Analysts say this is a clear sign that new chief executive Willie Walsh will not be shy in wielding the axe in other parts of the business. “This has got to be the way to read it,” says Chris Avery, London-based analyst at JP Morgan.


“He [Walsh] can now turn around to any labour group and say, look – I’ve reduced my senior management by half,” says Avery. “It sets a tremendous precedent and is a clear sign that on the Willie Walsh watch, we are not going to get acceptance of the status quo.”

BA has already been one of the most aggressive European carriers when it comes to cutting labour costs since 9/11. Commenting on the management cuts, Avery says: “You just can’t see this happening at Air France or Lufthansa.”

BA says the restructuring programme will see a 35% reduction in the carrier’s 1,715 managers by March 2008. This comprises a 50% cut in senior managers from 414 to 207, and a 30% reduction in middle manager posts from 1,301 to 911. This brings the total number of job cuts to 597, with an estimated saving of £50 million ($88 million) towards BA’s cost-reduction target of £300 million by March 2007. The programme was launched in January 2004.

“We must lower our costs so that we can fund future investment in our business,” says Walsh, adding that the move signals a renewed effort to achieve the airline’s long-stated aid of 10% operating margins.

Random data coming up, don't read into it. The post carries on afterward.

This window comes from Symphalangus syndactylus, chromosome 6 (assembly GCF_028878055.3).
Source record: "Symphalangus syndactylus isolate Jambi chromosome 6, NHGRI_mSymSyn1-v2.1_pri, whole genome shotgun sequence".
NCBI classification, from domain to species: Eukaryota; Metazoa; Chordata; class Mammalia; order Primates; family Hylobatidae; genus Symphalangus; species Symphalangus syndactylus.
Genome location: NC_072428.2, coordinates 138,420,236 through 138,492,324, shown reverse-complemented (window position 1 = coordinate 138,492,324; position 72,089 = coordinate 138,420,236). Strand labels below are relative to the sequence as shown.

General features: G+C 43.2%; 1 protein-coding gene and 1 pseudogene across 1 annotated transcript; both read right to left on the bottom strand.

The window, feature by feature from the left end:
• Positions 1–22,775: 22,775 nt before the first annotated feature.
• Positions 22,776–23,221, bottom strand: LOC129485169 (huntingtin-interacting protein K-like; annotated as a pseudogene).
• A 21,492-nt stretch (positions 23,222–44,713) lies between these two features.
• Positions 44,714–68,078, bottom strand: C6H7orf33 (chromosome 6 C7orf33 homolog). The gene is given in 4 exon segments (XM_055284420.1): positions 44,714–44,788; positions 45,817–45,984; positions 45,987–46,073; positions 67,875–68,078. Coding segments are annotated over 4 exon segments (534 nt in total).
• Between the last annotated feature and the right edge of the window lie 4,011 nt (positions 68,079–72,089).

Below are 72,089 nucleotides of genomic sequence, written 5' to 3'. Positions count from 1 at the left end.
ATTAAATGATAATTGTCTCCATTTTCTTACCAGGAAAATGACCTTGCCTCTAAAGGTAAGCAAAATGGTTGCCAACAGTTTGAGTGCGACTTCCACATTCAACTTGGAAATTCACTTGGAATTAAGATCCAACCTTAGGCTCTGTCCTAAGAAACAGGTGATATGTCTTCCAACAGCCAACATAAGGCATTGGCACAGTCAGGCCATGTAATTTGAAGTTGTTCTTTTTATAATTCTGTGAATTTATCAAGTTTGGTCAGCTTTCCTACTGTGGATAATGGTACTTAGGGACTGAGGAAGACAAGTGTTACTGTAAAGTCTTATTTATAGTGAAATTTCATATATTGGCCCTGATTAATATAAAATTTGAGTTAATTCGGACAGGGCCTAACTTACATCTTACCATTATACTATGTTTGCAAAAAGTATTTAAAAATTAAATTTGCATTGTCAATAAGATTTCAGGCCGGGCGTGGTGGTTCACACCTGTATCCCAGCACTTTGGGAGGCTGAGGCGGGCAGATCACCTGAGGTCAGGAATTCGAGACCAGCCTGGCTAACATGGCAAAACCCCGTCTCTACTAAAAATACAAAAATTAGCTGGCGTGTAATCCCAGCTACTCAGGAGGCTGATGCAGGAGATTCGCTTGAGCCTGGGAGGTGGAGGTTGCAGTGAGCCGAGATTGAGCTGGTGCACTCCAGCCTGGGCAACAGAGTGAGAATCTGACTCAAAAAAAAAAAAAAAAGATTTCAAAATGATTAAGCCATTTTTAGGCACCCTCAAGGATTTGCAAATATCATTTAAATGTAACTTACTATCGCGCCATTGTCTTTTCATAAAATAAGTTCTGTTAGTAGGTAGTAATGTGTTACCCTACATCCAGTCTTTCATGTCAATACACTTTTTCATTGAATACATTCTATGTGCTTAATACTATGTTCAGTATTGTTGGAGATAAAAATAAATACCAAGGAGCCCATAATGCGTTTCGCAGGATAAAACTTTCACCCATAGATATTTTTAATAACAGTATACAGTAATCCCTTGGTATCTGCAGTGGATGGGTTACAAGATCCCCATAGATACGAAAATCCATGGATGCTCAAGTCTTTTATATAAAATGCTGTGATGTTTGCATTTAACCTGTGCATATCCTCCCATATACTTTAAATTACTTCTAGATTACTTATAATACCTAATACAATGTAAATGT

He adds: “We are restructuring the airline to remove duplication, simplify our core business and provide clearer accountability. Managers will have greater accountability for making decisions, delivering results and leading the business.”

BA’s record on cutting labour costs has been draconian, with Walsh’s predecessor, Rod Eddington, axing 14,000 jobs during his five-year tenure at the airline. Walsh had already established his cost-cutting credentials at Irish flag carrier Aer Lingus, where he slashed one-third of the airline’s workforce during his five years as chief executive, before leaving to join BA earlier this year.

The senior management job cuts would be carried out in three phases with 94 of the top executives to leave by the end of March 2006 and further reductions over the next two years. ■


Source: Airline Business